How to deliver on the data promise

Post by Naras Eechambadi

Two recent studies have interesting findings about the state of customer data and its use across many organizations. Both indicate that companies continue to struggle with harnessing customer data to create measurable value. These companies may benefit by framing and addressing this problem differently.

The first study, The Data-Centric Organization 2018, by the Winterberry Group finds that data-driven transformation remains a common organizational priority.Despite this, few companies have successfully implemented strategies for using customer data for advertising and/or marketing purposes and most have few results to show for it. The surprising finding is that this proportion has declined dramatically, from close to 29% in 2016 to just over 12% in 2017, a steep drop within just one year! Likewise, the number of respondents who felt their organizations are data-centric dropped from 24.3 % to 9.8%, an even steeper drop. The primary stumbling block to success seems to be the paucity of talent, particularly finding people that can derive value from data. Less than a third of the respondents are very or extremely confident they have the right expertise, skills and experience in house.

The second study, Marketing Leaders Strive to Master Data, but Hit Limits, is from Gartner and based on a survey of 300 respondents in large organizations. It highlights similar results, i.e. marketing leaders highly value market and customer insight capabilities, but reality falls short of expectations. More than a third of them say that data analytics, customer insights and math skills are the most difficult to recruit for.

One of the reasons companies don’t realize the full benefits of the data promise is their inability to link the output of data science to strategy and action. Data scientists spend an inordinate amount of time on data "janitorial" tasks, to get data sets ready for analysis. This squeezes the time available for them to generate insights and the operationalize them.

Talent shortages and the data science output gap need not be hard constraints limiting companies’ ability to profit from their customer data. Given the clear challenge in sourcing these skills and making them effective contributors, companies can benefit by framing the problem differently. Customer data platforms (CDPs), like Quaero, help solve both issues.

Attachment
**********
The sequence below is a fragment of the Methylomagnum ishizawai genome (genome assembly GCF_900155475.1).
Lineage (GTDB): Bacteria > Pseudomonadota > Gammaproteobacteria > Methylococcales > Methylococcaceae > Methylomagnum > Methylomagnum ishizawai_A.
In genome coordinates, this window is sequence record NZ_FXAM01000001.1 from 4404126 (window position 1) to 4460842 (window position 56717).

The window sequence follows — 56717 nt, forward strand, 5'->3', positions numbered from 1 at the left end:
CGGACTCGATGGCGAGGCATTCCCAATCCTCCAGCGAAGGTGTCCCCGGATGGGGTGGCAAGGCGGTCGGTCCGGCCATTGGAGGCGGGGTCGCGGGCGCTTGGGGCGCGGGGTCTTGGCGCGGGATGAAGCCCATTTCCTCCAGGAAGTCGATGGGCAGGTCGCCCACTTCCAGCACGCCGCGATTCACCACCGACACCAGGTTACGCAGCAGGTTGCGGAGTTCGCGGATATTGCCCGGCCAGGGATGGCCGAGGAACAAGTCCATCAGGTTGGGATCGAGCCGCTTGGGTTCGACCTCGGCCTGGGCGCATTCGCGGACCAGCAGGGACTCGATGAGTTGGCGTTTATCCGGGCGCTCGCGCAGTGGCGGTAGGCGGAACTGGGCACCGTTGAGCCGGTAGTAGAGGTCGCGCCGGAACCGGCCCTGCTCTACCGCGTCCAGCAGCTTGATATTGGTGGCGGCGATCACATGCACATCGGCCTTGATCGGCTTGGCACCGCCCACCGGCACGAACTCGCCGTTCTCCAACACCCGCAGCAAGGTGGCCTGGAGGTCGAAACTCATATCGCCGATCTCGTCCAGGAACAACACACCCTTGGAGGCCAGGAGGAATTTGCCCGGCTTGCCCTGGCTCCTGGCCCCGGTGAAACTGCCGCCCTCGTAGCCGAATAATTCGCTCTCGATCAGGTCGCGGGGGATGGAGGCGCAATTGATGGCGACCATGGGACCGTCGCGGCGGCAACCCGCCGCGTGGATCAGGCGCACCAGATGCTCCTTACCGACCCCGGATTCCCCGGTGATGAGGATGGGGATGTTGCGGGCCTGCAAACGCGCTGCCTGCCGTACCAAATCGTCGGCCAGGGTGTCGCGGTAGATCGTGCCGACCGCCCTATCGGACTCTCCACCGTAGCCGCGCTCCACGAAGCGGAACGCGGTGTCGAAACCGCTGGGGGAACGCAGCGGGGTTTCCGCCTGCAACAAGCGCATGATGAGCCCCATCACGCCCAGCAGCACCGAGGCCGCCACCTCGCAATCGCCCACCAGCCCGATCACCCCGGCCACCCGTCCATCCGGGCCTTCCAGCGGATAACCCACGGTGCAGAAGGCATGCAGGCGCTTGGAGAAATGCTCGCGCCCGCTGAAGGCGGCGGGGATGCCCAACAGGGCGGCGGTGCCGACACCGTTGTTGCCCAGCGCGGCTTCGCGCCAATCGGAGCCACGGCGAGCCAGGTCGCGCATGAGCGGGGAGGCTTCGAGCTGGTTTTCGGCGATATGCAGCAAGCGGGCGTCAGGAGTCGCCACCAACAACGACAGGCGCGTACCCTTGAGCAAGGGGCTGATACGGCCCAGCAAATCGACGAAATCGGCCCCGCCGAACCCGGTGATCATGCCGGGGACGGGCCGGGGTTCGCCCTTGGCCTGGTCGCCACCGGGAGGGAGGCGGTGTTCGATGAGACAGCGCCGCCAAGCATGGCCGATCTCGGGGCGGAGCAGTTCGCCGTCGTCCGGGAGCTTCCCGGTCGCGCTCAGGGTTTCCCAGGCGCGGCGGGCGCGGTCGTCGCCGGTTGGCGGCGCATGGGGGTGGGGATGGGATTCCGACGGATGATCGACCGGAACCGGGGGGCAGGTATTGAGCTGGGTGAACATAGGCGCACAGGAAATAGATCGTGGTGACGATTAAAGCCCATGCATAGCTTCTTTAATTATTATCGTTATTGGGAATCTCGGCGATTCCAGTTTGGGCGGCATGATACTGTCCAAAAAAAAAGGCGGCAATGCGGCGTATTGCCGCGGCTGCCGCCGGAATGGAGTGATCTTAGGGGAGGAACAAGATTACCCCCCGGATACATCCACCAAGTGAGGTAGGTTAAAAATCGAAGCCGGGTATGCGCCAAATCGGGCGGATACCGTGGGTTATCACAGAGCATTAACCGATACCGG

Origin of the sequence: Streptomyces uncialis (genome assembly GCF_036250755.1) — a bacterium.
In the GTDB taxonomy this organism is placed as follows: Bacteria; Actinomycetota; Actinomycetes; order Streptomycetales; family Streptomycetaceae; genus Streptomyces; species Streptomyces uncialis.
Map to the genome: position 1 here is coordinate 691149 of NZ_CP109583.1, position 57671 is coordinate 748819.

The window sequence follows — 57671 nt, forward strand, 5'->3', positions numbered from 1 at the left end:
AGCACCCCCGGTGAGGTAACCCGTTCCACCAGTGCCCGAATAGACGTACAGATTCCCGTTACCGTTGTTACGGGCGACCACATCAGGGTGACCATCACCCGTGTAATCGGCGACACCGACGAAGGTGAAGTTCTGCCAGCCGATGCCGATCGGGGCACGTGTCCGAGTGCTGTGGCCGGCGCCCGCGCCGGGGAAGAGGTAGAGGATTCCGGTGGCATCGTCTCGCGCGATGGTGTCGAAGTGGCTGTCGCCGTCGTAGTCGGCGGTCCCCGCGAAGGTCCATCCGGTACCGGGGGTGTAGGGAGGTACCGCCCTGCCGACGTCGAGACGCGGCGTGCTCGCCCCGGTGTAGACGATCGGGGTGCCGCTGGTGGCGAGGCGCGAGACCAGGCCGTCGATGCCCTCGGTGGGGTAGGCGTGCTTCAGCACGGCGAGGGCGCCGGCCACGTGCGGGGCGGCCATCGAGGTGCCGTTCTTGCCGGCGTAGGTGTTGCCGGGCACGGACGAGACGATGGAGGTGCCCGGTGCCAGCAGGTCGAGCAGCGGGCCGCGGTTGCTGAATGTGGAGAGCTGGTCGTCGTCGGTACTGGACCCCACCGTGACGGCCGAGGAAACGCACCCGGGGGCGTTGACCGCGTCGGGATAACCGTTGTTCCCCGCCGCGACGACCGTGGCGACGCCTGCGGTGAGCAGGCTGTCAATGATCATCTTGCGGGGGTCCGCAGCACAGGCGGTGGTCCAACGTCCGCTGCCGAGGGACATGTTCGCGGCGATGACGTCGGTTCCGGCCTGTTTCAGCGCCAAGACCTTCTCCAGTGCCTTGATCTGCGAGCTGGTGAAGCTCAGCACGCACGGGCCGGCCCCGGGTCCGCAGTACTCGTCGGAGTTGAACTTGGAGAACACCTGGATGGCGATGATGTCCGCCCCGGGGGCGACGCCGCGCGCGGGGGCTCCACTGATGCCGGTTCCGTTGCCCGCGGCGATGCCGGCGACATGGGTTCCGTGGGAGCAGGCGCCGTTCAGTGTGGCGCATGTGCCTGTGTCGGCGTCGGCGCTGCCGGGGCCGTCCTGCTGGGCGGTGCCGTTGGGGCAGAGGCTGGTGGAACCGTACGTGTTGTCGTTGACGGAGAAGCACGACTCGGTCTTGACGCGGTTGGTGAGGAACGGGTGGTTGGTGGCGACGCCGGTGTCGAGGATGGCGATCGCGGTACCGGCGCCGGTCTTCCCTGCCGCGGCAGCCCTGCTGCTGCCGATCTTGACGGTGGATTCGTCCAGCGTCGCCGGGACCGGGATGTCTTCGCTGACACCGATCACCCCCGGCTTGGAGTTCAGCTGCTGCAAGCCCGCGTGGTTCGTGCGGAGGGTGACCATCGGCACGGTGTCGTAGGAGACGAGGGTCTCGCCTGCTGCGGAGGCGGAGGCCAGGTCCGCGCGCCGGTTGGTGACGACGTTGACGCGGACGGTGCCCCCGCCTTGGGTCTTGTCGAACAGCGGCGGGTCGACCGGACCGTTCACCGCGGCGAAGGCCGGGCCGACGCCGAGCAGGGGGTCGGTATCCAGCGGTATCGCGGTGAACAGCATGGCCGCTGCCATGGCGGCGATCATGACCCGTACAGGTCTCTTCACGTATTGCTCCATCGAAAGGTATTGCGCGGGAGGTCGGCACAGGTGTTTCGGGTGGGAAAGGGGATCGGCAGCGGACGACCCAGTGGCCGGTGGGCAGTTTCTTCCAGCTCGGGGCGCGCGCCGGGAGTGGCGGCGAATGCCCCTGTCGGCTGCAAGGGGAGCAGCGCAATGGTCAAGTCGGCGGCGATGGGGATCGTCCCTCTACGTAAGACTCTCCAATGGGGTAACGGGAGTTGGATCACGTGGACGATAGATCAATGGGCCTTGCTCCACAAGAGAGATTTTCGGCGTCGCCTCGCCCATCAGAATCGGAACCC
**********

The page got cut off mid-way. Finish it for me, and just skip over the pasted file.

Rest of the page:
CDPs address the data management issue, enabling data scientists to stitch together data sets for analysis and to operationalize the models into production when ready. They also address the application chasm between data scientists and marketers. CDPs create a common platform where marketers and data scientists interrogate the data in a consistent manner, creating common ground for understanding, interpreting and acting on potential opportunities.

Quaero is the only CDP purpose built to enable such use cases and users. Through a no-code interface, Quaero connects and activates a variety of big data environments, analytics, and machine learning tools. Marketing and other customer facing functions are empowered to focus on their key use cases, saving time and money. They can also partner more effectively with IT to ensure that they meet security, governance and audit controls while simultaneously enabling business users and analysts to be much more effective and efficient. While CDPs may not eliminate the need for data engineers, scientists and analysts with deep technical expertise, they can help them be much more productive and reduce the number of these scarce resources that are needed.

Moreover, CDPs that enable such users also help ensure that these talented (and expensive) staff are more fulfilled in their jobs because they can get more done and have more measurable impact. As a result, retention becomes easier reducing the need for constant recruitment, training and waiting for new staff to come up the learning curve.

Rather than trying to hire more or better data scientists and lamenting the paucity of these skills in the market, executives may want to look at systemic investments that make their existing resources more productive, enabling them to fulfill their data promise on time and under budget.

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